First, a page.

With “Murphy’s Law” ruling the day, Sweeney found Nagasaki covered with smoke and haze, and began the radar approach. Bombardier Kermit Beahan kept his eyes glued to his bomb site. At the last minute, he saw an opening in the clouds. He recognized the race track at the Nagasaki Athletic Stadium and shouted “I can see it: I’ve got it!” He made final adjustments and let Fat Man fall. “Bombs away!” Then corrected himself, “Bomb away!”

Fat Man exploded at 1,650 feet above Nagasaki at 12:02pm, Tinian time.

Fat Man being loaded into Bockscar. (National Archives Record Group 77)

Sweeney put Bockscar into the same tight, diving right-hand turn as had Tibbets, racing away from the blast.

With only three hours of fuel left and a three-hour flight to Okinawa, the crew began preparations for ditching at sea. Sweeney milked every mile out of his remaining, arriving at Okinawa after 1:30pm. Unfortunately, the Yontan airport had not received any notification of a potential B-29 landing and could not hear Sweeney’s plea for clearance to land. He had the crew fire all the flares on board and made his run at the landing strip, coming in high and hot. Just before touchdown, one engine ran out of gas, causing Bockscar to veer toward a line of parked B-24s. Sweeney regained control, just to have another engine die from fuel starvation just after touchdown. Had it not been for their reversible propellers to help them stop, they would have gone over the cliff at the end of the short runway.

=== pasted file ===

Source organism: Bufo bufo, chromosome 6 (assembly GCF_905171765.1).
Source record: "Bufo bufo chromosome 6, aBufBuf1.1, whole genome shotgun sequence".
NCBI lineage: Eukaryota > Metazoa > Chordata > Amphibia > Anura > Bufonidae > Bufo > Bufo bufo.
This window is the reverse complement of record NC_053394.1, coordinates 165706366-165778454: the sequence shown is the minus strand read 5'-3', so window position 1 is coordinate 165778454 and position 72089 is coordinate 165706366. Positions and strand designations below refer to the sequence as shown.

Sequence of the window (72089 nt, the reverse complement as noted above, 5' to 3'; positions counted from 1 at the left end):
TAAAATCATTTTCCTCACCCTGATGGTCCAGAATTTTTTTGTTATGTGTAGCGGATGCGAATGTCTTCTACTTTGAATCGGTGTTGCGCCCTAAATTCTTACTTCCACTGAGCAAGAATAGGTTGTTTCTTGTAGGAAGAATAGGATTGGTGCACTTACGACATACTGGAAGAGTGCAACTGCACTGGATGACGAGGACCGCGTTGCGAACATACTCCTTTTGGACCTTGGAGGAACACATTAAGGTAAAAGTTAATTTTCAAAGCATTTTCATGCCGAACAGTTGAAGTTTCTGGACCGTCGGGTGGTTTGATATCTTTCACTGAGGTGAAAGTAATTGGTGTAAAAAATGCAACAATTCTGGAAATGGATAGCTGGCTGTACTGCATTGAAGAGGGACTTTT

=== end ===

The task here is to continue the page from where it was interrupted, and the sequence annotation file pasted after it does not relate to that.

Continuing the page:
After taking on half a tank of gas and eating Spam sandwiches, Bockscar took off for Tinian, arriving home at 11:06pm.

There were no Klieg lights on North Field, no dignitaries. They were treated to cold leftovers and medicinal alcohol after the debriefing.

At 06:45am, Friday, Aug. 10, 1945, Tokyo time, the Japanese government transmitted its initial offer to surrender to the Swiss and Swedish embassies to be relayed to the Allied heads of state. The Nagasaki mission, even with all its problems, became “the decisive mission” for the 509th Bombardment Group.

Don Farrell (Special to the Saipan Tribune)
Don Farrell is author of the acclaimed book Tinian and The Bomb, available on line at

Don Farrell (Special to the Saipan Tribune)